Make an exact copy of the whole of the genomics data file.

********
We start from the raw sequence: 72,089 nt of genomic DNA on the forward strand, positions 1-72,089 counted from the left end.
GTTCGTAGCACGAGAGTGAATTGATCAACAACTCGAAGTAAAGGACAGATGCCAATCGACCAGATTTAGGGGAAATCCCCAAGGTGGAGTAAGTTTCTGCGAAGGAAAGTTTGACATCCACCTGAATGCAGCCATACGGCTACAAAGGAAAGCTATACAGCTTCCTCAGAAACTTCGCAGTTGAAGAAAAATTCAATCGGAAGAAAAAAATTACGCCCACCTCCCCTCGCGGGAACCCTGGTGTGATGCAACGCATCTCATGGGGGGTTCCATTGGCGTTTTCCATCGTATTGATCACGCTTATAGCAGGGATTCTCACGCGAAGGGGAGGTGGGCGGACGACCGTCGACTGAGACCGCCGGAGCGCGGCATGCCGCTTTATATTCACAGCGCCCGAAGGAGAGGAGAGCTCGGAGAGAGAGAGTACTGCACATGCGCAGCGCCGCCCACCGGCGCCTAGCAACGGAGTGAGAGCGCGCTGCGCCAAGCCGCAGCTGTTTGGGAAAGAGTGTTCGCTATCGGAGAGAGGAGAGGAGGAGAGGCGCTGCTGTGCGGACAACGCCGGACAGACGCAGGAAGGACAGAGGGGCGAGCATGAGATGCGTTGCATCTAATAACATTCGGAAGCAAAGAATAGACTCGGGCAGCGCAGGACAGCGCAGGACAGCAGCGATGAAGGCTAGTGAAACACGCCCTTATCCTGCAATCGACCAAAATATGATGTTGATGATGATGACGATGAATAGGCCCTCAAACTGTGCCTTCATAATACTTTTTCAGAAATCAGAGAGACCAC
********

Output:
We start from the raw sequence: 72,089 nt of genomic DNA on the forward strand, positions 1-72,089 counted from the left end.
GTTCGTAGCACGAGAGTGAATTGATCAACAACTCGAAGTAAAGGACAGATGCCAATCGACCAGATTTAGGGGAAATCCCCAAGGTGGAGTAAGTTTCTGCGAAGGAAAGTTTGACATCCACCTGAATGCAGCCATACGGCTACAAAGGAAAGCTATACAGCTTCCTCAGAAACTTCGCAGTTGAAGAAAAATTCAATCGGAAGAAAAAAATTACGCCCACCTCCCCTCGCGGGAACCCTGGTGTGATGCAACGCATCTCATGGGGGGTTCCATTGGCGTTTTCCATCGTATTGATCACGCTTATAGCAGGGATTCTCACGCGAAGGGGAGGTGGGCGGACGACCGTCGACTGAGACCGCCGGAGCGCGGCATGCCGCTTTATATTCACAGCGCCCGAAGGAGAGGAGAGCTCGGAGAGAGAGAGTACTGCACATGCGCAGCGCCGCCCACCGGCGCCTAGCAACGGAGTGAGAGCGCGCTGCGCCAAGCCGCAGCTGTTTGGGAAAGAGTGTTCGCTATCGGAGAGAGGAGAGGAGGAGAGGCGCTGCTGTGCGGACAACGCCGGACAGACGCAGGAAGGACAGAGGGGCGAGCATGAGATGCGTTGCATCTAATAACATTCGGAAGCAAAGAATAGACTCGGGCAGCGCAGGACAGCGCAGGACAGCAGCGATGAAGGCTAGTGAAACACGCCCTTATCCTGCAATCGACCAAAATATGATGTTGATGATGATGACGATGAATAGGCCCTCAAACTGTGCCTTCATAATACTTTTTCAGAAATCAGAGAGACCAC